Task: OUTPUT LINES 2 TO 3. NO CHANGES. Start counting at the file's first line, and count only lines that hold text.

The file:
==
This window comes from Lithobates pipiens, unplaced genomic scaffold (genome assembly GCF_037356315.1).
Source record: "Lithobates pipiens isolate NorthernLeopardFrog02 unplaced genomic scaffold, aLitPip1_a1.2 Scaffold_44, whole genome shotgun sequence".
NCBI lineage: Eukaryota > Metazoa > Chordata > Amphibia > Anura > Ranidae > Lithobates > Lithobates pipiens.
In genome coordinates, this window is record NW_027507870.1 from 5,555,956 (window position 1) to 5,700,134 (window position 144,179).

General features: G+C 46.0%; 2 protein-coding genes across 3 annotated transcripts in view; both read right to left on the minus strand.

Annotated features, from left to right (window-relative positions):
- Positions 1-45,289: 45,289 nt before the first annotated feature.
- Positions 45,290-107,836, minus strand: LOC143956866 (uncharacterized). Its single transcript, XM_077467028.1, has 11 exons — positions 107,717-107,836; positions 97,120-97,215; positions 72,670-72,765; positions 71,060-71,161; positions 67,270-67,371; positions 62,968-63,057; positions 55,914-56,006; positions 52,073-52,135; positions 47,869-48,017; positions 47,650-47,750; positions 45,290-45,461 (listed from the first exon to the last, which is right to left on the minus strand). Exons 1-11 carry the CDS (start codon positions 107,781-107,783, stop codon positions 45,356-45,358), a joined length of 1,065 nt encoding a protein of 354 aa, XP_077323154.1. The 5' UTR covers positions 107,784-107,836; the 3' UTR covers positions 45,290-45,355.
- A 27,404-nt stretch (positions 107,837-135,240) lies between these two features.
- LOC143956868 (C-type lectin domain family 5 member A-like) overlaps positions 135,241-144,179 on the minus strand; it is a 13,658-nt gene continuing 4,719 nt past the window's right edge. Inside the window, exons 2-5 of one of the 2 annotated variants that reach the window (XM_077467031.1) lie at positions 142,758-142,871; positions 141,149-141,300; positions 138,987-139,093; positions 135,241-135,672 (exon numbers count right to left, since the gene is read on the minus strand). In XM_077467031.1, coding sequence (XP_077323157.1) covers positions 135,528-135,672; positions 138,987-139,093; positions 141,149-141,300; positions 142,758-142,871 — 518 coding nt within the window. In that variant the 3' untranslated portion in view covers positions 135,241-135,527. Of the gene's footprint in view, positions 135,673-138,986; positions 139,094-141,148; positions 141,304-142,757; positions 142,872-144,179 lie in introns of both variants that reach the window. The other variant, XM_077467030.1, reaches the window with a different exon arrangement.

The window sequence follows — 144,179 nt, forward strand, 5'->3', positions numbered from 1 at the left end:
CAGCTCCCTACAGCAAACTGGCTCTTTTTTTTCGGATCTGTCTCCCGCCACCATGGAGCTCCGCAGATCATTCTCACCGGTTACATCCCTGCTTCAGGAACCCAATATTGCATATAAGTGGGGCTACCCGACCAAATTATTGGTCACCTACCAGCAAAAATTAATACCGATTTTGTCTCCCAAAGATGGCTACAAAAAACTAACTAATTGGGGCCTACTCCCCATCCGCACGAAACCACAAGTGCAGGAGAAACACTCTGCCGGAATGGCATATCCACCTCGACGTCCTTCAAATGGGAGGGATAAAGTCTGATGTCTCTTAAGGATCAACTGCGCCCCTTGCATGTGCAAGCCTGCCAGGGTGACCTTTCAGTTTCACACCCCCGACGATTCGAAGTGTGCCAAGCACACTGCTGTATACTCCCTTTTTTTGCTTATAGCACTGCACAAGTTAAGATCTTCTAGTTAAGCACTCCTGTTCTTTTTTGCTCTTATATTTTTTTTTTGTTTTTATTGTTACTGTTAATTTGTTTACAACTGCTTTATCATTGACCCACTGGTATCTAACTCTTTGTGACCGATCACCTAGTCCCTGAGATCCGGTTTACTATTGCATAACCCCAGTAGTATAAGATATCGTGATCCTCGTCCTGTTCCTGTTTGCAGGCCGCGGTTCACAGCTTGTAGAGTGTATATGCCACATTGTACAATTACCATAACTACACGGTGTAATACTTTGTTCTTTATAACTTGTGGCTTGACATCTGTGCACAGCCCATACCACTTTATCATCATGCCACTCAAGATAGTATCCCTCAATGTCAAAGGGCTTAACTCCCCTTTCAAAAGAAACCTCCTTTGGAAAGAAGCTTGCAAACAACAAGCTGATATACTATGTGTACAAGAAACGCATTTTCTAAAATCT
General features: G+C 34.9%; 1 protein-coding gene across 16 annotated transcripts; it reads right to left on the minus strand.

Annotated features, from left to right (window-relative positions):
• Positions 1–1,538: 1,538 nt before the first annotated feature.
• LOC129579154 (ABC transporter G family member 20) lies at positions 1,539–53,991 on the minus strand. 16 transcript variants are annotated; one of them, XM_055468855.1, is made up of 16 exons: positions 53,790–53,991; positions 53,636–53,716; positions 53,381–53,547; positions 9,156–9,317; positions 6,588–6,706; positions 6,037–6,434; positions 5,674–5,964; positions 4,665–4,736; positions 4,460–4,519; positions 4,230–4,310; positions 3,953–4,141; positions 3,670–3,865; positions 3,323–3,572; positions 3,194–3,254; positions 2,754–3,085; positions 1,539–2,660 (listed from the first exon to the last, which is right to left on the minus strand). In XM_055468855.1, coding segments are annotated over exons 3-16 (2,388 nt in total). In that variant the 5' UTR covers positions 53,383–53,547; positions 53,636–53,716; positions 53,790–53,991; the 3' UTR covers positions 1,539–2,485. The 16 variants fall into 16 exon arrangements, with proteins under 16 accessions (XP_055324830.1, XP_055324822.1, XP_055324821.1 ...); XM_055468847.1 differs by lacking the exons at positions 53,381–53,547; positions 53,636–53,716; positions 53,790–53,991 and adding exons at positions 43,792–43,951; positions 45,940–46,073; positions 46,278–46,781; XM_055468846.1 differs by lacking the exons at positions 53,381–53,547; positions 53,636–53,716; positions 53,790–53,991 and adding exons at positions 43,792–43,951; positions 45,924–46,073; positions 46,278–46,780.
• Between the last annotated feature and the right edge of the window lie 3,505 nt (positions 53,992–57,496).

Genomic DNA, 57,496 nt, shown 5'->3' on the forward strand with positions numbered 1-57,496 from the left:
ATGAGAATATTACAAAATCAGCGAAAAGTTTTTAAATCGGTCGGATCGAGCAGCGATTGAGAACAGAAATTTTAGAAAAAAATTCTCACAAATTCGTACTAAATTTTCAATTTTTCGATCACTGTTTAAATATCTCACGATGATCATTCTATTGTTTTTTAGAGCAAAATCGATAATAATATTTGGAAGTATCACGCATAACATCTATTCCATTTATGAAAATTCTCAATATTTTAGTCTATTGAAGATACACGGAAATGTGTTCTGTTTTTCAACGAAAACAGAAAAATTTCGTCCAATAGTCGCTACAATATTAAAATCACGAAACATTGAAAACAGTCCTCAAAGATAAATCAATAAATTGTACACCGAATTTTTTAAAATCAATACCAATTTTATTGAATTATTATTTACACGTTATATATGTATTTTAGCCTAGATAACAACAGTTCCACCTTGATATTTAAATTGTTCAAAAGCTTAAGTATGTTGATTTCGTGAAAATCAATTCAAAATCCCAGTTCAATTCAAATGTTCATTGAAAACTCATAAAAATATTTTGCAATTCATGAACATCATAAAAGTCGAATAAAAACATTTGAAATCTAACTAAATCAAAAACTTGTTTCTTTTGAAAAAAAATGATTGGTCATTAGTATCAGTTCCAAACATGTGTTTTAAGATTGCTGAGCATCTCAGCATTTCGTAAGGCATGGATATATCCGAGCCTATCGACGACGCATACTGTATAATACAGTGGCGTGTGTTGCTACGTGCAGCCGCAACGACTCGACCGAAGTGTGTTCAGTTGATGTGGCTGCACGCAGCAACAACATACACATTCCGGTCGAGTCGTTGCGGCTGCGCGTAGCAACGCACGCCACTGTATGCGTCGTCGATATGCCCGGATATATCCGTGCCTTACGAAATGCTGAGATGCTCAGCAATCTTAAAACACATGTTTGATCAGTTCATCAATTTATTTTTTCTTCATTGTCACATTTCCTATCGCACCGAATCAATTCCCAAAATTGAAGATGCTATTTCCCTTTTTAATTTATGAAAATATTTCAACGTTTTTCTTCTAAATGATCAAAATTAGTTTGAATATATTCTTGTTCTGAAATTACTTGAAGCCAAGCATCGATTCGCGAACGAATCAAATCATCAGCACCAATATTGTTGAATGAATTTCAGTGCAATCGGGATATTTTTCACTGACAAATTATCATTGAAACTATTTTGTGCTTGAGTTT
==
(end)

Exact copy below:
Source record: "Lithobates pipiens isolate NorthernLeopardFrog02 unplaced genomic scaffold, aLitPip1_a1.2 Scaffold_44, whole genome shotgun sequence".
NCBI lineage: Eukaryota > Metazoa > Chordata > Amphibia > Anura > Ranidae > Lithobates > Lithobates pipiens.